Dubai: The first Arab immigrant to Canada was 19-year-old Lebanese Abraham Bounader from Zahle, a small town in Lebanon (then part of Syria) overlooking the fertile Bekaa Valley, according to Dr Ebrahim Hayani writing for Global Research, a centre for research on globalisation. It was 1882, six years after Canada was born as a federal state.

According to figures mentioned in Dr Hayani’s article that was first published in 2014, there are an estimated 600,000 Canadians of Arab origin in the country. The period following World War II, particularly the last five decades, has witnessed growth in Arab immigration to Canada, as well as changes in the socioeconomic characteristics and national origins of Arab immigrants, wrote Dr Hayani.

According to Dr Hayani, Arab Canadians can be found in virtually all Canadian provinces and major urban centres. However, Ontario, and to a lesser extent Quebec, have always been the provinces of choice for immigrants from the Arab world since the 1950s, he wrote. “According to the most recent Census figures, Ontario is now home to more than 40 per cent of the total Arab population in Canada. The Greater Toronto Area (GTA) alone is home to almost half of Ontario Arabs and close to one-fifth of all Arab Canadians,” he wrote.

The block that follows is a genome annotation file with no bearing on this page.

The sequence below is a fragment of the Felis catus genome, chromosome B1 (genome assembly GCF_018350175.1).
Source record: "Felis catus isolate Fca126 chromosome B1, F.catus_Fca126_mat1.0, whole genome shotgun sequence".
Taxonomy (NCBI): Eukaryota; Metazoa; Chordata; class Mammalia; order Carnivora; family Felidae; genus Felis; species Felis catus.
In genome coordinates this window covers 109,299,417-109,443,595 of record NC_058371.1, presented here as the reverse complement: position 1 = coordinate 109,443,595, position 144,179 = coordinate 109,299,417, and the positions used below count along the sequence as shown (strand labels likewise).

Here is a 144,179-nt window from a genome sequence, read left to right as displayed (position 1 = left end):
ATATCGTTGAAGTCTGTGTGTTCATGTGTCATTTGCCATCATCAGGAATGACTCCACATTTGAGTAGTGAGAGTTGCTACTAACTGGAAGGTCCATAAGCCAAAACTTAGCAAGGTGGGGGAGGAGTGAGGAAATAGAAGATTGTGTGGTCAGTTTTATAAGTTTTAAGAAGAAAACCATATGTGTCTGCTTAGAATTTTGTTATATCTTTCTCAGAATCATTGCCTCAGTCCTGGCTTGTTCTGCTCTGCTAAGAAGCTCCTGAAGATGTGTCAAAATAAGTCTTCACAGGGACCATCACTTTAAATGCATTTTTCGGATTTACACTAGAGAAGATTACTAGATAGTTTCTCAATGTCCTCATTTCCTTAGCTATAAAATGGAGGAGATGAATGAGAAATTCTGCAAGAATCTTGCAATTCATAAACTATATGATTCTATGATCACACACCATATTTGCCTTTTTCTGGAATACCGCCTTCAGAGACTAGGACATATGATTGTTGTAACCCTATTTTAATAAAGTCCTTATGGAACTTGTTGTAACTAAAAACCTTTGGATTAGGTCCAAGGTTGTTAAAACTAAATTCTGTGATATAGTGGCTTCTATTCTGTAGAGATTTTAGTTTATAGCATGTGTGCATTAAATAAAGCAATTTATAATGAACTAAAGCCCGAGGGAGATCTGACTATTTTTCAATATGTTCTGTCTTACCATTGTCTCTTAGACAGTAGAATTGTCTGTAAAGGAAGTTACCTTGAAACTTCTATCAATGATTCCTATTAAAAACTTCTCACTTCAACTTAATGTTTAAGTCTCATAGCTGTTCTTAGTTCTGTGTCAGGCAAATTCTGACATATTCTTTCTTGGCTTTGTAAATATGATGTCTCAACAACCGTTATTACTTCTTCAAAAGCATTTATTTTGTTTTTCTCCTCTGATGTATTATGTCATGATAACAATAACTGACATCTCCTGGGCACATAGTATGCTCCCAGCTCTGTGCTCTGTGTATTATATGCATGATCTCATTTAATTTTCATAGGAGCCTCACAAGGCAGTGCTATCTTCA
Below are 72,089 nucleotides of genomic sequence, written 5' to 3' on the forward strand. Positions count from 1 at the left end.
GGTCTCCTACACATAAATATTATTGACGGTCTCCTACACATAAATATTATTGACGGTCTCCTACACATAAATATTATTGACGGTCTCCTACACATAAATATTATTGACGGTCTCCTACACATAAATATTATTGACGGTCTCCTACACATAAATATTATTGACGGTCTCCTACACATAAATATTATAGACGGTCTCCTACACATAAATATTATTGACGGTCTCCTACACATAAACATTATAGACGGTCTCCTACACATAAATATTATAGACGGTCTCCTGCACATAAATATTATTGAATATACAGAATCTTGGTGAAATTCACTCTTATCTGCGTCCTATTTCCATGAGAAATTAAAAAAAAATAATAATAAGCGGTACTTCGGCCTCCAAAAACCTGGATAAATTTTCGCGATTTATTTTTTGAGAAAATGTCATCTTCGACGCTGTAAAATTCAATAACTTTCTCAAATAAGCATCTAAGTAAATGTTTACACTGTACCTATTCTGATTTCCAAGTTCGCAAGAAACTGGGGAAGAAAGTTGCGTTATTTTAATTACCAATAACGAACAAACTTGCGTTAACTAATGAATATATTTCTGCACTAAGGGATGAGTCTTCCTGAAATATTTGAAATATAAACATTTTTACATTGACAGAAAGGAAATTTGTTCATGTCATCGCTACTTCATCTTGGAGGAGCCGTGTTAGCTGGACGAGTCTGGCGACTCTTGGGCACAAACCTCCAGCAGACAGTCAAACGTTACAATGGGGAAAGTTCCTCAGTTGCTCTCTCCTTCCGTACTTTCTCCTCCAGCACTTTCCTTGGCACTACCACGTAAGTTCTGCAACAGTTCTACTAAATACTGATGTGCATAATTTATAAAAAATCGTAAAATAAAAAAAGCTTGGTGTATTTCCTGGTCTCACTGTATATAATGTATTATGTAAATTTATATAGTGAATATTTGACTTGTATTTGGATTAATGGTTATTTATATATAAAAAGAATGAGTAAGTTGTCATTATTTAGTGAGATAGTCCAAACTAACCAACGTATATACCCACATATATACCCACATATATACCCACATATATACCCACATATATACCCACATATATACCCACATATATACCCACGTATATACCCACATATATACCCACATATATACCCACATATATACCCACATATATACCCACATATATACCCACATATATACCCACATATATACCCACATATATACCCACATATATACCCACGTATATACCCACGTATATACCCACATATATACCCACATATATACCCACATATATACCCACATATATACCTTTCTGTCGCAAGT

According to the Canadian Encyclopaedia on Arab Canadians: “At present about 49 per cent of the Arab ethnic group in Canada are of Lebanese origin; 13 per cent are of Egyptian origin; 6 per cent are of Maghrebi origin; 5 per cent are of Syrian origin; 5 per cent are of Somali origin; 3 per cent are of Palestinian origin; and 2 per cent are of Iraqi origin. The balance (about 17 per cent) are recorded in the Canadian census as “Arab”, with no specific reference to a country of origin.”

This demographic profile, wrote Dr Hayani, has resulted in the formation of Arab cultural niches. “In Toronto, for example, one can drive along a two-kilometre stretch of Lawrence Avenue and find Arab stores dotting both sides of the street; supermarkets whose shelves stock all kinds of Arabic (and Middle Eastern) food and other products, a bakery that produces and sells thousands of Pita bread daily and confectionery/sweet shops. There are also a number of restaurants, which in recent years have been responsible for introducing Canadians to such Arabic foods as Falafel, Hummus, Couscous, Tabouleh and so forth. The same developments have occurred elsewhere in Mississauga, Montreal, Ottawa, Edmonton, London, Windsor, Hamilton, Halifax and other major urban centres throughout Canada,” Dr Hayani wrote.